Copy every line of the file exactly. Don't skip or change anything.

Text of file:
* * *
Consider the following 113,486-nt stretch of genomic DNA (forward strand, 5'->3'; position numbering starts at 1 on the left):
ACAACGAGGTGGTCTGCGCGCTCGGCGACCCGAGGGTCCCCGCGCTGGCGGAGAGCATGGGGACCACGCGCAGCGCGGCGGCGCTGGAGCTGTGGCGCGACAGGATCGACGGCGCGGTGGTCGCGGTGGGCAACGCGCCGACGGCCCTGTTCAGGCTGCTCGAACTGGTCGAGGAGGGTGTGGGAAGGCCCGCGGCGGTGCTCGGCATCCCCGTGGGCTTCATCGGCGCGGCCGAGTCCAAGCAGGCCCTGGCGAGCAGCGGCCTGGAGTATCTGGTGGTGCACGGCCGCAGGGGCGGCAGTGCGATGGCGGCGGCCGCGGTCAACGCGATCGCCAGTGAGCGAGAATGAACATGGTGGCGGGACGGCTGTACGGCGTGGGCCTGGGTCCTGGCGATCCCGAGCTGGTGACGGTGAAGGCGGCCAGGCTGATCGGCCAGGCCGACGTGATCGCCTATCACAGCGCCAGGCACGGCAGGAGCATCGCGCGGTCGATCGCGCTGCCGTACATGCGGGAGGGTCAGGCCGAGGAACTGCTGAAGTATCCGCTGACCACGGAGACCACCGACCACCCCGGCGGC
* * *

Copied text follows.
Consider the following 113,486-nt stretch of genomic DNA (forward strand, 5'->3'; position numbering starts at 1 on the left):
ACAACGAGGTGGTCTGCGCGCTCGGCGACCCGAGGGTCCCCGCGCTGGCGGAGAGCATGGGGACCACGCGCAGCGCGGCGGCGCTGGAGCTGTGGCGCGACAGGATCGACGGCGCGGTGGTCGCGGTGGGCAACGCGCCGACGGCCCTGTTCAGGCTGCTCGAACTGGTCGAGGAGGGTGTGGGAAGGCCCGCGGCGGTGCTCGGCATCCCCGTGGGCTTCATCGGCGCGGCCGAGTCCAAGCAGGCCCTGGCGAGCAGCGGCCTGGAGTATCTGGTGGTGCACGGCCGCAGGGGCGGCAGTGCGATGGCGGCGGCCGCGGTCAACGCGATCGCCAGTGAGCGAGAATGAACATGGTGGCGGGACGGCTGTACGGCGTGGGCCTGGGTCCTGGCGATCCCGAGCTGGTGACGGTGAAGGCGGCCAGGCTGATCGGCCAGGCCGACGTGATCGCCTATCACAGCGCCAGGCACGGCAGGAGCATCGCGCGGTCGATCGCGCTGCCGTACATGCGGGAGGGTCAGGCCGAGGAACTGCTGAAGTATCCGCTGACCACGGAGACCACCGACCACCCCGGCGGC